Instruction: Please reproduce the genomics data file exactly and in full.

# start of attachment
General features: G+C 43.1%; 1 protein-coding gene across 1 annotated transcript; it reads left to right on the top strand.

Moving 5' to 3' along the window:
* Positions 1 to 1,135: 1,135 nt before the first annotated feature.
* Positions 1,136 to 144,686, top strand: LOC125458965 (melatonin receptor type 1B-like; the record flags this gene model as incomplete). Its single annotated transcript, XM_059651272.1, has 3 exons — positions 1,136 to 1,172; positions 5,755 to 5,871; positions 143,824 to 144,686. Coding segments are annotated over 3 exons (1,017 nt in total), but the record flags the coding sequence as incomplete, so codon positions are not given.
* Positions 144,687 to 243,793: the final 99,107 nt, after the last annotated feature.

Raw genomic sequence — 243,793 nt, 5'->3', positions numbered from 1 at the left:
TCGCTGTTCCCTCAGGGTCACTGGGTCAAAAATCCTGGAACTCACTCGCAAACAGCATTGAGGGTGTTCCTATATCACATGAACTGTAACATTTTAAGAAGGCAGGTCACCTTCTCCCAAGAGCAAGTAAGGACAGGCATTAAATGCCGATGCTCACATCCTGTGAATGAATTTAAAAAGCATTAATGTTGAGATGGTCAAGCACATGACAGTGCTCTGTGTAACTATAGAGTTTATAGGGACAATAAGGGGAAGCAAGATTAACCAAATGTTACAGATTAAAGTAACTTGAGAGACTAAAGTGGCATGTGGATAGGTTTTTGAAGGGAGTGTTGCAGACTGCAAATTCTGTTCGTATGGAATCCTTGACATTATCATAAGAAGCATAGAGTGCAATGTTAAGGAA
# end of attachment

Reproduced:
General features: G+C 43.1%; 1 protein-coding gene across 1 annotated transcript; it reads left to right on the top strand.

Moving 5' to 3' along the window:
* Positions 1 to 1,135: 1,135 nt before the first annotated feature.
* Positions 1,136 to 144,686, top strand: LOC125458965 (melatonin receptor type 1B-like; the record flags this gene model as incomplete). Its single annotated transcript, XM_059651272.1, has 3 exons — positions 1,136 to 1,172; positions 5,755 to 5,871; positions 143,824 to 144,686. Coding segments are annotated over 3 exons (1,017 nt in total), but the record flags the coding sequence as incomplete, so codon positions are not given.
* Positions 144,687 to 243,793: the final 99,107 nt, after the last annotated feature.

Raw genomic sequence — 243,793 nt, 5'->3', positions numbered from 1 at the left:
TCGCTGTTCCCTCAGGGTCACTGGGTCAAAAATCCTGGAACTCACTCGCAAACAGCATTGAGGGTGTTCCTATATCACATGAACTGTAACATTTTAAGAAGGCAGGTCACCTTCTCCCAAGAGCAAGTAAGGACAGGCATTAAATGCCGATGCTCACATCCTGTGAATGAATTTAAAAAGCATTAATGTTGAGATGGTCAAGCACATGACAGTGCTCTGTGTAACTATAGAGTTTATAGGGACAATAAGGGGAAGCAAGATTAACCAAATGTTACAGATTAAAGTAACTTGAGAGACTAAAGTGGCATGTGGATAGGTTTTTGAAGGGAGTGTTGCAGACTGCAAATTCTGTTCGTATGGAATCCTTGACATTATCATAAGAAGCATAGAGTGCAATGTTAAGGAA